The COVID-19 pandemic has provided a glut of statistics, but here’s a surprising one: Public school retirements are down in Mississippi.

Bob Woodward has been listening to politicians and others throw him lines of bull for 50 years.

It’s too early to tell how Chris Graham will perform as head of Mississippi’s Department of Revenue.

In a column printed this past week in the Commonwealth, former Mississippi Gov. Ronnie Musgrove joined the chorus of voices advocating for the state to expand Medicaid.

JACKSON — As the $3 billion stimulus impact provided by Congress winds down, businesses spend out their Paycheck Protection Program loans, and the extra $600 in weekly unemployment payments ends, is Mississippi’s economy ready to go it alone?

Public schools in Mississippi and elsewhere in the nation were relieved last spring from the obligation to administer standardized tests to gauge how much their students had learned over the past year.

Of the 17 people in Louisiana who were directly or indirectly killed by Hurricane Laura, eight died as a result of carbon monoxide poisoning.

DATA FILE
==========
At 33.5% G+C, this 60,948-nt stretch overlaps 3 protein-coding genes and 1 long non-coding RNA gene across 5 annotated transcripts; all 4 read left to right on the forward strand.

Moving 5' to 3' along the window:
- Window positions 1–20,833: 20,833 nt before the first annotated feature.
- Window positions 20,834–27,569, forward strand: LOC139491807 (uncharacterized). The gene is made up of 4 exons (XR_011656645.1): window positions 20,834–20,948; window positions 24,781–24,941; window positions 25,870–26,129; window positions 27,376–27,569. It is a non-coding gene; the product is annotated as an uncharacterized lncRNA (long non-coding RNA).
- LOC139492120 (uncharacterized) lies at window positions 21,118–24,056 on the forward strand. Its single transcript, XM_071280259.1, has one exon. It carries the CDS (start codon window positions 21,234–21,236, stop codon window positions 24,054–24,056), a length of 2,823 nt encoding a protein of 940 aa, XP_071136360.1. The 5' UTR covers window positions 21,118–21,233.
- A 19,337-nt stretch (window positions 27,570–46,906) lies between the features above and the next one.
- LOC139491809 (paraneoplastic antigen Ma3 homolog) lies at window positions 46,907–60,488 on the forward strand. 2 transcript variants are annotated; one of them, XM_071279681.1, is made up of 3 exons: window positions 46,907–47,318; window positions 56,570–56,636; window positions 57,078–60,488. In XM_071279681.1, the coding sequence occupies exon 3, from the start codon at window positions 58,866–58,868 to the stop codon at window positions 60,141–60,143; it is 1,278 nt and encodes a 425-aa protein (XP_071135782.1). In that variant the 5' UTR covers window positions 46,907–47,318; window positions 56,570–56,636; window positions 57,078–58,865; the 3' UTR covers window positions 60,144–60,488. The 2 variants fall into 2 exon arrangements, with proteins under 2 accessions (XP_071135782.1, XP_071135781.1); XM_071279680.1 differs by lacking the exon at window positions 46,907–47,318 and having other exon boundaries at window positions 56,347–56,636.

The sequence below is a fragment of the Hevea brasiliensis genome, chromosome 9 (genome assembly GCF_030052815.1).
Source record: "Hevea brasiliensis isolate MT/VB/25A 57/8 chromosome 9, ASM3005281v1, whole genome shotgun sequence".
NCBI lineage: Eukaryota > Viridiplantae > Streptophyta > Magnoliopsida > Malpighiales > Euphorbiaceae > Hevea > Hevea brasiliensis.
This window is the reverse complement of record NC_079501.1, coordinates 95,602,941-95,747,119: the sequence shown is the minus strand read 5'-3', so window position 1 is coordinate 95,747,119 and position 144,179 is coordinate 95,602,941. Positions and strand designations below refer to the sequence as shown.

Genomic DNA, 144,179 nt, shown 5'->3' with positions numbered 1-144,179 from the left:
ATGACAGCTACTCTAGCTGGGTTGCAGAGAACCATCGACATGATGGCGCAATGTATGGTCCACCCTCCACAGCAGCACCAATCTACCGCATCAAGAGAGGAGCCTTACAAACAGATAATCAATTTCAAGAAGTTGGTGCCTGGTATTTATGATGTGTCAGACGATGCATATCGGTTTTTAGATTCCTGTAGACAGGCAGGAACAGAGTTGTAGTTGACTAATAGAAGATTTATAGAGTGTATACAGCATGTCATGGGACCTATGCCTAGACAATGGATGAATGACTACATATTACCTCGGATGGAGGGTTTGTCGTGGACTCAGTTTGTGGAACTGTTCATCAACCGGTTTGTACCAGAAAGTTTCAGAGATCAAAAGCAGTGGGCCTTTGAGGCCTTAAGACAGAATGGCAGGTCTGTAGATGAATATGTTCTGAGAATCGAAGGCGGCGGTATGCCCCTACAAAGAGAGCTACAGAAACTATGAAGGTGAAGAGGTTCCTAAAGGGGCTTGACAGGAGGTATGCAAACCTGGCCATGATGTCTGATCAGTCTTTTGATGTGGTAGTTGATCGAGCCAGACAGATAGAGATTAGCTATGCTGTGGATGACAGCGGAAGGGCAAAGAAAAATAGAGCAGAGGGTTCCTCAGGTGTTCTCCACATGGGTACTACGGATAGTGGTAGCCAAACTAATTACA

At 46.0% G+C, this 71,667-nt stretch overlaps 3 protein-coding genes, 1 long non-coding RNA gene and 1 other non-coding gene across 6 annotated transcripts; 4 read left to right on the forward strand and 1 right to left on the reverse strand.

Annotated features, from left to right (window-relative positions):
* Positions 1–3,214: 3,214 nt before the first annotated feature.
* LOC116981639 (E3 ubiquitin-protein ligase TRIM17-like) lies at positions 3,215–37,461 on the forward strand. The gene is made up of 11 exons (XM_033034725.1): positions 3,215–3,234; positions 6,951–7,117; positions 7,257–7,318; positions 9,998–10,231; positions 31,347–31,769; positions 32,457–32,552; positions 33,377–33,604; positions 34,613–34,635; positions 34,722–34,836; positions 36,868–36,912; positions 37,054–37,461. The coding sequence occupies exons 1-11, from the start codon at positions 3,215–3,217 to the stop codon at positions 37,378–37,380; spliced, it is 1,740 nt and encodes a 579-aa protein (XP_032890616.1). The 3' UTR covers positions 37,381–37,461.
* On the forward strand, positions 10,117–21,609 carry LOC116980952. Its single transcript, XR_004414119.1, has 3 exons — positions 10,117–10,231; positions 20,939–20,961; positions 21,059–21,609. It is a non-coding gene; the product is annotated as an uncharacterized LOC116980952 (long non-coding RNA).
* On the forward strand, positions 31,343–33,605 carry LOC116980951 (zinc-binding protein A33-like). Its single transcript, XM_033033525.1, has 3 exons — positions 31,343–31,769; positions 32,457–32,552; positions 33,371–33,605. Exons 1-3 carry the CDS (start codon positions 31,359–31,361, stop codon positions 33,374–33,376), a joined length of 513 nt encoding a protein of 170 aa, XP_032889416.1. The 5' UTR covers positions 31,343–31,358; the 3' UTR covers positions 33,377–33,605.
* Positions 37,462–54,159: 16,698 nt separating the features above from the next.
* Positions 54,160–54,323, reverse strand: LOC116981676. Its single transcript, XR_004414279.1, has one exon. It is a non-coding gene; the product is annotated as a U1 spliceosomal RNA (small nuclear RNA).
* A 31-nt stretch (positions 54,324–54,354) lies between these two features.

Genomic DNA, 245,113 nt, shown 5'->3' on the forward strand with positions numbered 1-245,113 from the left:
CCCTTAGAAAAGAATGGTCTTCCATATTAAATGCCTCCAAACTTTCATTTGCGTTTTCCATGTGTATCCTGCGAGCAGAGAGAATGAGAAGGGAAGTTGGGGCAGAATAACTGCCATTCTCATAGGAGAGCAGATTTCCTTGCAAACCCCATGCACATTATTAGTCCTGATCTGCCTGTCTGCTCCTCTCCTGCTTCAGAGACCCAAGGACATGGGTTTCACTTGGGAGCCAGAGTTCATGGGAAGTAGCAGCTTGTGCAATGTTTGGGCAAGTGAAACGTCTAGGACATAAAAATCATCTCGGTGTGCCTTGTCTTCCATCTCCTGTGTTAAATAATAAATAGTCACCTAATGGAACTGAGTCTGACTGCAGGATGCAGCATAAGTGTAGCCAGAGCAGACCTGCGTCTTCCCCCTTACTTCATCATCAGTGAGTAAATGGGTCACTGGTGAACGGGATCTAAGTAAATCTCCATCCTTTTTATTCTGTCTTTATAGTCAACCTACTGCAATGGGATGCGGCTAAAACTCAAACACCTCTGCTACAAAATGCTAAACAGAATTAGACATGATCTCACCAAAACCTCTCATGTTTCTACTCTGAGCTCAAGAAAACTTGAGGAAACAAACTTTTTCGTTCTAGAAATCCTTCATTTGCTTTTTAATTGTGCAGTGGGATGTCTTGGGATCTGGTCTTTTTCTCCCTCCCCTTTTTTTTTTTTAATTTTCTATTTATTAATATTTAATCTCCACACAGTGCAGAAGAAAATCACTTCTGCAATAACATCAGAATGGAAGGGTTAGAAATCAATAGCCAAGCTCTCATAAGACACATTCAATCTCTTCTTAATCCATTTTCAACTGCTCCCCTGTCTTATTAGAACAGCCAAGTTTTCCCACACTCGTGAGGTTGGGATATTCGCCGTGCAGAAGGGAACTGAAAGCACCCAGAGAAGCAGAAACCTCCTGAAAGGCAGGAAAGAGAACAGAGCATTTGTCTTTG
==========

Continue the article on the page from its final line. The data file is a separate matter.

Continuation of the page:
Democrats want the U.S. Census Bureau to keep counting past September. They say stopping any sooner will produce a larger undercount than normal of the nation’s population.

STARKVILLE­ — It’s difficult to think of Julia Reed without hearing her raspy, smoky voice — sort of an odd cross between Lauren Bacall and the sound a farrier’s rasp makes on the hooves of a draft horse. When she laughed, it was earthy, twangy and honest.

By now, everyone is familiar with the routine. Someone shows one or more symptoms of the coronavirus and gets tested. In due time, often several days, they receive a result showing either positive or negative. If they’re infected, it means two weeks of quarantine.

OXFORD — Andy Gipson doesn’t seem like the most logical state official to come up with a good idea on COVID 19-era public school education.

A few thoughts on last week’s magazine report that President Trump has described soldiers who were injured or killed in war as “losers,” and even wondered aloud to the father of a slain Marine why anyone would volunteer to serve in the military.

America’s attraction to illegal drugs seems as strong as ever. A story in a recent issue of Bloomberg Businessweek magazine makes it painfully clear that American businesses are playing a role in this dependence.

One of the earliest and most lasting images used to describe the focus of former Georgetown University coaching great John Thompson centered on the deflated basketball he kept on his desk.

Although Attorney General Lynn Fitch and her staff made the right call to drop the prosecution of Curtis Flowers if the evidence didn’t support another trial, the timing of the public release of their decision was suspicious.